A monarch’s patient work toward post-empire equality

Queen Elizabeth II shepherded Britain through the loss of an empire with persistent perfecting of the ideal of service.

Britain's Queen Elizabeth II is silhouetted during welcoming ceremonies in Barbados in 1989.

In her first formal address to the British Empire, on the advent of her 21st birthday in 1947, then-Princess Elizabeth offered what might have been heard as the boilerplate idealism of a young future sovereign not expecting the weight of the world to land on her shoulders anytime soon.

“If we all go forward together with an unwavering faith, a high courage, and a quiet heart,” she said through a BBC microphone, “we shall be able to make of this ancient Commonwealth, which we all love so dearly, an even grander thing – more free, more prosperous, more happy, and a more powerful influence for good in the world. ... To accomplish that, we must give nothing less than the whole of ourselves.”

The speech marked the moment when she formally based her sense of royal duty on the Christian ethic of the master as servant. Read today, however, at the close of an unprecedented reign shaped not by the preservation of an empire but by its fragmentation, that passage may be better understood through a different biblical lens. As Isaiah put it: “For precept must be upon precept, precept upon precept; line upon line, line upon line; here a little, and there a little: For with stammering lips and another tongue will he speak to this people.”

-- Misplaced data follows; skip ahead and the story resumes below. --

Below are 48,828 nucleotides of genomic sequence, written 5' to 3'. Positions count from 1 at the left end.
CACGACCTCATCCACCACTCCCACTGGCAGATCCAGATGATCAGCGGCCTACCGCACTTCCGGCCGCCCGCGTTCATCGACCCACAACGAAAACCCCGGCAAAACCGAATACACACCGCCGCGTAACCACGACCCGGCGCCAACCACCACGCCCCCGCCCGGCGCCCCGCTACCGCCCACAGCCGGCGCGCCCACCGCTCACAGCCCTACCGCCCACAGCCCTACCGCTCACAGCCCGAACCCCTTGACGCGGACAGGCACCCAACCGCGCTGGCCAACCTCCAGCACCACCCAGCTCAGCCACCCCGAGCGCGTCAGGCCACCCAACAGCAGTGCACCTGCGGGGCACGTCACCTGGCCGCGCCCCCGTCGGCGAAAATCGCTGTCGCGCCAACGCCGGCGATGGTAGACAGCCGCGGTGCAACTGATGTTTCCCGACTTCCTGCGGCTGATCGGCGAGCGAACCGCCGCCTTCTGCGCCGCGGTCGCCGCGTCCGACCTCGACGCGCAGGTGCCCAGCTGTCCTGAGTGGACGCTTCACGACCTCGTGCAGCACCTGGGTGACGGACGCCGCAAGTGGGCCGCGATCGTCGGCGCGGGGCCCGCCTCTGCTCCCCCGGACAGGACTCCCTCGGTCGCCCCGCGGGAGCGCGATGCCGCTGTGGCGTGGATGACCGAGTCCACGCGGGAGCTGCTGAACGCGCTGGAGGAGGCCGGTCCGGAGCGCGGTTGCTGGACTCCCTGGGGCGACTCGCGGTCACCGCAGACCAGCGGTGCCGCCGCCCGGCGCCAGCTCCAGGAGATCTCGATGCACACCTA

When empires fall, the clouds of resentment they kick up can take generations to settle. Islamist extremists cite the “humiliation and disgrace,” as Osama bin Laden put it, of the collapse of the Ottoman sultanate in 1918. Vladimir Putin rues the demise of the Soviet Union as “the greatest geopolitical tragedy” of the 20th century.

Those men have sought the restoration of past glory through violence. By contrast, Queen Elizabeth II, who died yesterday after 70 years on the British throne, sought the stability of a global future based on a renewal of affections. Although she did so only through carefully scripted statements and tightly choreographed events (she never gave an interview to the media), her public life illustrated how individuals and societies change – gradually, through a persistent perfecting of their highest ideals.

Times of trial, she said in her final address to the Commonwealth, the assembly of former colonies that was her lasting post-imperial legacy, should lead “to a deeper appreciation of the mutual support and spiritual sustenance we enjoy by being connected to others.” It was through that ideal, said King Charles in a brief tribute to his mother today, that "we have seen our society become one of many cultures and many faiths."

Britain has lost its longest-serving monarch. But the queen’s passing offers the world a moment to pause and, reflecting on her example, renew the patient, humble work of ensuring equality and service as global norms.

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